One of the most incredible things I learned on my trip is that there are only 350 doctors left in the entire country, mostly because of the violence and insecurity. And many of these doctors are older than the average life expectancy in Somalia, which is only 45. I can't help but wonder, what is going to happen in a couple of years when there are no more doctors? What will happen to the children who struggle to survive?

What disturbs me most about this terrible situation for children is that most of the world has ignored it. Millions of children live in fear and poverty—where is the outrage?

At least we know something can be done. Help UNICEF save and improve the lives of children in Somalia. Donate online, right now.

Please help if you can.

For more information on the plight of the children of Somalia, please visit The Conclayve: Turning Outrage into Action: Clay Aiken, UNICEF and the Children of Somalia

In keeping with the UNICEF theme, here is a beautiful montage set to clips from The Survival Project which recently aired on CNN.

Song: Grace of God by Clay Aiken

~~Montage by gerswip~~

All children are born innocent and deserve the chance to thrive. To do that they need basic resources: water, shelter, nutrition. To have a better life they need healthcare and education. UNICEF helps in all these areas. Please visit for more information and ways to help.

Technorati Tags:


Sunday, July 06, 2008

Hope: Rising from the Ashes

~~Spotlight Video~~

Overcoming Adversity

Montage by IU Gal

Technorati Tags:

Song by Clay Aiken: Ashes

Labels: ,

Friday, July 04, 2008

Capitol 4th Revisted


Revisit Clay Aiken's 2004 Capitol Fourth appearance in this montage by Yollie950:

Montage by Yollie950

Technorati Tags:


Thursday, July 03, 2008

UNICEF Ambassador Clay Aiken Visits North-West Somalia

UNICEF Ambassador, Clay Aiken talks to 9-year old Rahma during a visit to the Somaliland Cultural and Sports Association (SOCSA) in Hargeisa, North West Somalia. The UNICEF-supported organization teaches girls about leadership, health, life-skills and provides a safe space in which to play sports. (PRNewsFoto/U.S. Fund for UNICEF)

UNICEF is making a difference in Somalia despite difficult circumstances; Urges world to remember Somali children

NAIROBI, KENYA (July 3, 2008) — UNICEF Ambassador Clay Aiken today ended a five-day visit to the troubled East-African nation of Somalia and called on the world to remember the plight of that country’s children.

“Unfortunately this is a region that’s better known for conflict, insecurity, drought and floods,” said Aiken who has been a UNICEF Ambassador for four years. “It’s truly remarkable that UNICEF is still able to make a difference in the health, education and overall well-being of Somali children.”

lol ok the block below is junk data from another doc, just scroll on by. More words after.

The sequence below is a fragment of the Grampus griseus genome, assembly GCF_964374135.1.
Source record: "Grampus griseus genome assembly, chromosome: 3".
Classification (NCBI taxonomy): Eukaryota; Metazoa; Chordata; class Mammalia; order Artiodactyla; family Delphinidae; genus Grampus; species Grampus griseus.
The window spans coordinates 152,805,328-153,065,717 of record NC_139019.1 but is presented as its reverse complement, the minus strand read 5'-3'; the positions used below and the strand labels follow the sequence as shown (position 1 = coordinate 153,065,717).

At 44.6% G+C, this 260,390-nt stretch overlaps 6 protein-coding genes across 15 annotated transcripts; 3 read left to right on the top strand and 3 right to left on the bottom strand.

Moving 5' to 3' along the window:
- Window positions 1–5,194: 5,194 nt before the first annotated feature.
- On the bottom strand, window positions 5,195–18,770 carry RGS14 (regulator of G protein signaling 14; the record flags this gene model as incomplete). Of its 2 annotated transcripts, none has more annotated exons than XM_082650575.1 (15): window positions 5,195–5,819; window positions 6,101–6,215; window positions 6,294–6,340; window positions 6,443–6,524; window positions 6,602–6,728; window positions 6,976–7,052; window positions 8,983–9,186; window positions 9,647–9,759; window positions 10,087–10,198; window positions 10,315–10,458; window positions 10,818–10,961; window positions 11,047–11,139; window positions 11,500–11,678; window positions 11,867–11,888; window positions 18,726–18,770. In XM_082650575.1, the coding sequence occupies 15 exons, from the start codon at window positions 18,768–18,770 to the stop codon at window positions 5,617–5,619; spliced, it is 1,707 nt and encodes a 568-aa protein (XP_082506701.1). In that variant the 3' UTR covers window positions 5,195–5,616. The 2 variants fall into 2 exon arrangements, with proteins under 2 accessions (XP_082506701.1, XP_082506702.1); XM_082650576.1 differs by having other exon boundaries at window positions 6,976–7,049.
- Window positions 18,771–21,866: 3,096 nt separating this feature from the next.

Aiken traveled to Hargeisa, Gabiley and Boroma located in the northwest region of the country, known as the republic of Somaliland. Here, Aiken was able to observe first-hand UNICEF-supported projects that promote child health, safe water, sanitation and hygiene, primary education, child protection and girls’ empowerment.

Somalia is a country in which less than 25 percent of the population has access to basic health services, less than 30 percent of children attend primary school and only 29 percent have access to a safe water source.

It's also a place where 98 percent of girls are subjected to genital circumcision and maternal mortality rates are among the highest in the world.

One of Aiken’s first stops was the Somaliland Cultural and Sports Association (SOCSA), an enclosed facility in Gabiley dedicated to empowering girls through sport and cultural activities.

“The girls here are able to learn about leadership and health, acquire life-skills and play sports within a safe environment,” said Aiken. “Even the youngest girls that I’ve met at SOCSA impressed me with how confident and articulate they are as a result of this project.”

At a camp for 1500 internally displaced families in Hargeisa, Aiken met 11-year-old Abduraman, who helps to support his five siblings and blind mother by working each morning to collect stones. He uses his earnings to pay for school which he attends in the afternoon.

“Somalia has some of the lowest enrollment rates in the world, but every child has the right to an education,” Aiken stressed. “UNICEF is working to help ensure that even working children get to go to school.” UNICEF has also provided the camp with child protection monitors, teacher-training and school materials.”

In Boroma, Aiken also visited maternal and child health clinics to observe nutritional feeding and immunization activities along with projects supporting children with disabilities, the eradication of female genital mutilation and the prevention of mother-to-child transmission of HIV.

“Now that I have seen Somalia for myself, I feel it is important for the American public to remember that the Somali people have the same dreams for their children that we do,” said Aiken, who in recent years has also visited conflict areas in Afghanistan and Uganda for UNICEF.

“The country is one of the most desperate in the world. Fortunately, UNICEF has always been there and continues to provide the support needed to make a difference. No other organization is more capable of making such a difference than UNICEF," Aiken added.

The lack of a permanent central government has contributed to Somalia’s status as one of the poorest and most volatile countries in the world. One of the most serious droughts since the 1970s has affected large parts of the country, exacerbating hardships for rural populations.

Donate now to support UNICEF's work for the children of Somalia.

Technorati Tags: